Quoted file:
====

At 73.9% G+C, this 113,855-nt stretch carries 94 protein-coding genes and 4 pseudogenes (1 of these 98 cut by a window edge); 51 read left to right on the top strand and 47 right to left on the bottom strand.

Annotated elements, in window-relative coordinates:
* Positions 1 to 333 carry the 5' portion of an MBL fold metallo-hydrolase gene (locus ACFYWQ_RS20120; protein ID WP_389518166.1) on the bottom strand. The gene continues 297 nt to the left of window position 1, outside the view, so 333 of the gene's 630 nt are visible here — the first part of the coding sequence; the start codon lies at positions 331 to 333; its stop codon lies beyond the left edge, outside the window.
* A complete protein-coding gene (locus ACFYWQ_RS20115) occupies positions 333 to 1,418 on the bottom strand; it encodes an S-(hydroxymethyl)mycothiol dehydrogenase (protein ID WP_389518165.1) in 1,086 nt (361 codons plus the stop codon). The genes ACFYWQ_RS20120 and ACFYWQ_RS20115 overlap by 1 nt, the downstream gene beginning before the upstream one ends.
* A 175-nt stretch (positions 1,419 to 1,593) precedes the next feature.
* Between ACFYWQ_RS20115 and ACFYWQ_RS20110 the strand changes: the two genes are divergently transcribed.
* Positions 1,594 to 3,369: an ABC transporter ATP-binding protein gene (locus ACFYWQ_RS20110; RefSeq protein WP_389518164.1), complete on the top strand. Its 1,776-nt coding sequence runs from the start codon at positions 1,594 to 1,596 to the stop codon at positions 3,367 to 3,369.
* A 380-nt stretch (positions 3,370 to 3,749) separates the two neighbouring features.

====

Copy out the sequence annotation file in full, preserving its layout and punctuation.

At 73.9% G+C, this 113,855-nt stretch carries 94 protein-coding genes and 4 pseudogenes (1 of these 98 cut by a window edge); 51 read left to right on the top strand and 47 right to left on the bottom strand.

Annotated elements, in window-relative coordinates:
* Positions 1 to 333 carry the 5' portion of an MBL fold metallo-hydrolase gene (locus ACFYWQ_RS20120; protein ID WP_389518166.1) on the bottom strand. The gene continues 297 nt to the left of window position 1, outside the view, so 333 of the gene's 630 nt are visible here — the first part of the coding sequence; the start codon lies at positions 331 to 333; its stop codon lies beyond the left edge, outside the window.
* A complete protein-coding gene (locus ACFYWQ_RS20115) occupies positions 333 to 1,418 on the bottom strand; it encodes an S-(hydroxymethyl)mycothiol dehydrogenase (protein ID WP_389518165.1) in 1,086 nt (361 codons plus the stop codon). The genes ACFYWQ_RS20120 and ACFYWQ_RS20115 overlap by 1 nt, the downstream gene beginning before the upstream one ends.
* A 175-nt stretch (positions 1,419 to 1,593) precedes the next feature.
* Between ACFYWQ_RS20115 and ACFYWQ_RS20110 the strand changes: the two genes are divergently transcribed.
* Positions 1,594 to 3,369: an ABC transporter ATP-binding protein gene (locus ACFYWQ_RS20110; RefSeq protein WP_389518164.1), complete on the top strand. Its 1,776-nt coding sequence runs from the start codon at positions 1,594 to 1,596 to the stop codon at positions 3,367 to 3,369.
* A 380-nt stretch (positions 3,370 to 3,749) separates the two neighbouring features.